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Achilles and Patellar tendinitis

Achilles and Patellar tendinitis

Achilles Tendinitis (sometimes referred to as Achilles Tendonitis) is the inflammation of the Achilles tendon. The Achilles tendon is the thickest in the human body, and is used extensively in movements around the foot. As a result, it is prone to being overused by physical activities such as running and jumping which involve repetitive movements in the area. The pain that is experienced as a result of the condition is from the torn fibers in the tendon.

Overuse injuries are a particularly common cause, wear gradual wear and tear damages the fibers in the Achilles tendon. There is not much to prevent tendinitis from overuse other than to limit the usage of the tendon, but gradually increasing the exposure to exercises that work the Achilles tendon can increase its strength and elasticity, and developing a better resistance to acute tendinitis.

Another common cause is introducing a sudden change in physical activity. For example, a shift from a relatively sedentary lifestyle to high-intensity physical workouts can damage the Achilles tendon which has not had time to strengthen.  Another example might be a change in the training surface, which can change the amount of pronation/supination during the loading phase.

The best way to mitigate damage to the tendon is to stretch and warm-up the tendon so that its capacity to stretch is increased and damage from an excessive stretch becomes less likely. The amount of wear to the tendon for a given amount of time training can be reduced by changing the training surface or footwear, for example trainers with shock-absorption.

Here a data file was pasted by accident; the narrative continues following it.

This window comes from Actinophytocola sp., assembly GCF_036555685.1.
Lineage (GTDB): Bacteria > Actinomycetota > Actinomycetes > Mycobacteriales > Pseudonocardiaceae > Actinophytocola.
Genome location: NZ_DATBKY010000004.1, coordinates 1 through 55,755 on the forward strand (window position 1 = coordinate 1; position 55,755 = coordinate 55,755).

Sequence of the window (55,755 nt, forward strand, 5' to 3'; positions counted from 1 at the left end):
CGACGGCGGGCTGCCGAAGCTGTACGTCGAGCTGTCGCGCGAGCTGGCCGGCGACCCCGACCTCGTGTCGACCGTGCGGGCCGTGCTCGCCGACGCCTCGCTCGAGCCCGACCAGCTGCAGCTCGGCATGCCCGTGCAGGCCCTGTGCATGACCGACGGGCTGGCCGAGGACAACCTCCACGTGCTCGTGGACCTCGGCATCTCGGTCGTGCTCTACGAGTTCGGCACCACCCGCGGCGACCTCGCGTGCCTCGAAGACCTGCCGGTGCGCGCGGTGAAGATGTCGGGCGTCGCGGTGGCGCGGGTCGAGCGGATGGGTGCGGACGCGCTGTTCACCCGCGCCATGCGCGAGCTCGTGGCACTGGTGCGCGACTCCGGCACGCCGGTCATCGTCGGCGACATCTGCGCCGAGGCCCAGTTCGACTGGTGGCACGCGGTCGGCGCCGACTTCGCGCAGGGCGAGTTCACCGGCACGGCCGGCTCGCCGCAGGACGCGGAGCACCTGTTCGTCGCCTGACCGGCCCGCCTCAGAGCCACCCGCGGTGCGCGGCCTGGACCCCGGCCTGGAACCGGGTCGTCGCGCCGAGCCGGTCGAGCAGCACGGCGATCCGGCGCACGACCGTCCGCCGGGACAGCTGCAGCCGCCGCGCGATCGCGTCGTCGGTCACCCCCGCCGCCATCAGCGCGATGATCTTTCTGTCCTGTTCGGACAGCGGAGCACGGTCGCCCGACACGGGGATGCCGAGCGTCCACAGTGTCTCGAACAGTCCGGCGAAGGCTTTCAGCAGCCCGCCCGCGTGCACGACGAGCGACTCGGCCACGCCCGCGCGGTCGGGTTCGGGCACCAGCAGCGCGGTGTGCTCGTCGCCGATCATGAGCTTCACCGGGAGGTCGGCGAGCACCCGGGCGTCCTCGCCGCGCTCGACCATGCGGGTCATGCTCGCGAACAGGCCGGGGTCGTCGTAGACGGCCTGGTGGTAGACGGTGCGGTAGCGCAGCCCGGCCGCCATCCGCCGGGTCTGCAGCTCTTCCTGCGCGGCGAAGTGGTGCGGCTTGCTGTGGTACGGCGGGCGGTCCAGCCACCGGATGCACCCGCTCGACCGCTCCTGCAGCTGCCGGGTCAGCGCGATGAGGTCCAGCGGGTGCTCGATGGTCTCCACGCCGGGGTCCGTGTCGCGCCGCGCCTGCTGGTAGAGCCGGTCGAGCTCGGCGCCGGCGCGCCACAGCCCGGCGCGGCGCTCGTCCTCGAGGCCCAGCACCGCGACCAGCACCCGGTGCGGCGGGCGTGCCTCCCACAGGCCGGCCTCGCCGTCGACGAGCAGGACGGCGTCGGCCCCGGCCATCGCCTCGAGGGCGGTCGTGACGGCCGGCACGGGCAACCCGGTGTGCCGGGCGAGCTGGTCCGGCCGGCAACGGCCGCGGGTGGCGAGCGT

If tendinitis develops, it is common to have stiffness and a reduced range of motion around the foot the following day. To aid faster recovery, the patient should refrain from strenuous physical activity, which could make symptoms worse and develop into Achilles tendon rupture. Cold compression therapy can be used to reduce swelling and pain. For more serious cases of the condition, a visit to the doctor is advised to prevent further damage.

Patellar tendinitis

Sports that involve high amounts of lunging and jumping are likely to cause Achilles Tendinitis. However, sports where the athlete performs a large amount of jumping and landing, such as basketball and volleyball, are also likely to cause patellar tendinitis (colloquially known as jumper’s knee). This is inflammation of the tendons in the inferior patellar region, commonly caused by overuse  of the extensor mechanism in the knee. Like Achilles tendinitis, the patient should not engage in further physical activity as the damage from microtears exceeds the rate of recovery.

According to Vertical Jump Development, users of the Vert Shock program were significantly less prone to developing Patellar and Achilles tendinitis following completion of the program. The program involved repetitive jumping with a focus on increasing the elasticity of tendons surrounding both the knee and ankle.

Patellar Tendonitis

The most common sports injury: Ankle Sprains

The most common sports injury: Ankle Sprains